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Corruption largely driving governance failure — Sivio



A BAROMETER by think-tank Sivio Institute has identified corruption as the main factor hampering the effective operation of local authorities and central government over the past five years.


Findings by Sivio Institute in its Citizens Perceptions and Expectations (CPE) report for 2023 have shown that the largest number of respondents believe corruption is still the greatest constraint to performance by local authorities and central government.

According to the report, 49% of the respondents in the think-tank’s survey said that incompetence by the central government has largely been spearheaded by corruption, while 13% have blamed ineffective leadership.

Thirteen percent of the respondents also laid blame on incompetence by the central government, while 8% say the government has been constrained by limited resources. A paltry 6% believe sanctions have played a major role in containing the government, while 11% have blamed other factors. 

According to the report, Zimbabwe has a 44% score in its fight against corruption this year.

“As with the other CPE surveys done since 2018, corruption still ranks the highest with 49% of citizens identifying it as a major constraint.

Corruption is followed by ineffective leadership 13% and then incompetence at 13%. While the government has indicated that sanctions are a major factor hindering its efforts to address the crises affecting the country, only 6% of the respondents felt that this was a constraint,” reads the report.

“While corruption continues to be identified as the top constraint by citizens in the last CPE surveys — we do note that there is a decrease in the number of citizens who consider it as the top constraint — from 81% in 2019 to 49% in 2023.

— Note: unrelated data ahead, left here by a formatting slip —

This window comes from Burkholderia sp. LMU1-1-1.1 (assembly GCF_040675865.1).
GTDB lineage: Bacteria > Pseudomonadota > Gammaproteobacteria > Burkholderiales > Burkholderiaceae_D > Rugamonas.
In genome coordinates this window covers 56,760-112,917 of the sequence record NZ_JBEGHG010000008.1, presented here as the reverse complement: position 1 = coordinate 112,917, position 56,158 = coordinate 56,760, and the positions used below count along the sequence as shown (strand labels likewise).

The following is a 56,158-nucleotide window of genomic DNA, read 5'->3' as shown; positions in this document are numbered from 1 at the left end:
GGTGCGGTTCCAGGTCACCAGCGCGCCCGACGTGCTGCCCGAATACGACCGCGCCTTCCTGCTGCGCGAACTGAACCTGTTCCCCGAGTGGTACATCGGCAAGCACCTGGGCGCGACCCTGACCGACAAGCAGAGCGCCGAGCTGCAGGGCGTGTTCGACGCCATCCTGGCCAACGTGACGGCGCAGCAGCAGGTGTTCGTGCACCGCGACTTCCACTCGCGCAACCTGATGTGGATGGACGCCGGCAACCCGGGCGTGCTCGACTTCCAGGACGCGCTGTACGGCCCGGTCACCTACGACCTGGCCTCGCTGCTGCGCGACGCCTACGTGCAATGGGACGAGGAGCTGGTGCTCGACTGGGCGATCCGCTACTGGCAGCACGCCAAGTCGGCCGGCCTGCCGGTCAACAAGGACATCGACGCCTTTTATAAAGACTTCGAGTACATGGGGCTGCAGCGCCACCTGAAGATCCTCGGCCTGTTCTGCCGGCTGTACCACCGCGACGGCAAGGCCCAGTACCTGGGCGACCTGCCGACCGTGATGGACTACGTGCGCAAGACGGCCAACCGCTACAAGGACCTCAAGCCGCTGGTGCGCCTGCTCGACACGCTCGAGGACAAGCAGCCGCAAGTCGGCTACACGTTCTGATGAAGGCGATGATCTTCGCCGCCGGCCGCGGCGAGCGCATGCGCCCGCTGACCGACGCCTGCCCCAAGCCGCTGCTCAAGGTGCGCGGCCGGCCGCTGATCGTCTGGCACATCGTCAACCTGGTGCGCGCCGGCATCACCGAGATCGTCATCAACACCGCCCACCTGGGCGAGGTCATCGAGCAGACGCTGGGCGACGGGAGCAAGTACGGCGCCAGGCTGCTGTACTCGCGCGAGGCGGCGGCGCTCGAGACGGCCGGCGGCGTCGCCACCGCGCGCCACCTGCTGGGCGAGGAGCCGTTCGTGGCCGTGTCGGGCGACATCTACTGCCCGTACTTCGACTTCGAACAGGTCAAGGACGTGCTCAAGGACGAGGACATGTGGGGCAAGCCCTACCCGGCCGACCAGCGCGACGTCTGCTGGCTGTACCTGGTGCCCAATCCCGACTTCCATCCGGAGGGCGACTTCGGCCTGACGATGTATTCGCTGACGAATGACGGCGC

“This could be an acknowledgement of some of the actions taken by the government in attempts to fight corruption including setting up the Zimbabwe Anti-Corruption Commission (Zacc) and the arrests of public officials – some high ranking, around allegations of corruption and subsequent conviction of some of them.”

Sivio’s report also identified corruption as the main constraint to local authorities in 2023, with 39% of the respondents attributing it to the rot in local governance.

According to the report, 23% of the respondents said that the ineffectiveness of local authorities has been mainly spearheaded by incompetence by office holders while 14% said councils are inadequately resourced.

Twelve percent said that local authorities’ incompetence has been caused by meddling by central government, while 6% say there is lack of appropriate oversight by councillors.

Three percent of the respondents said local authorities have been hamstrung by lack of appropriate oversight by councillors, while 2% blamed other factors.

Zimbabwe’s corruption fight has been hollow, with the country being a non-mover on Transparency International’s Corruption Perception Index (CPI), on a 23/100 score, falling behind the regional average of 32/100, while ranking 157 out of 180 of the most corrupt countries in the world.

The index measures perceptions of public sector corruption levels in 180 countries around the world. More than two-thirds of the countries scored below 50, including Zimbabwe, while 26 others fell to their lowest scores yet.

Zimbabwe also has the lowest score in the Southern African Development Community region, trailing all its neighbours, with the Seychelles scoring 70/100, the highest in the sub-Saharan region, followed by neighbours Botswana with 60/100. Zimbabwe also falls below South Africa, Mozambique, Zambia and Malawi, among others, whore scored 43/100, 26/100, 33/100 and 34/100 respectively.

Last month, main opposition Citizens’ Coalition for Change (CCC) parliamentarians admonished Zacc over the low number of convictions referred to the police despite the rampant illicit financial flows in the country.

According to its 2022 annual report, Zacc received 684 criminal cases, with over 70% being accounted for by Harare.

Matabeleland South province had only one case, accounting for 0.20%. Of the cases, only 147 cases were referred to the police, a situation worsened by the National Prosecution Authority’s (NPA) low crime clearance rate.

According to its 2022 annual report, the NPA had a clearance rate of 38.38% on economic crimes, a performance which has been met with disapproval from MPs, amid evidence that Zimbabwe is wallowing in a corruption-induced crisis.

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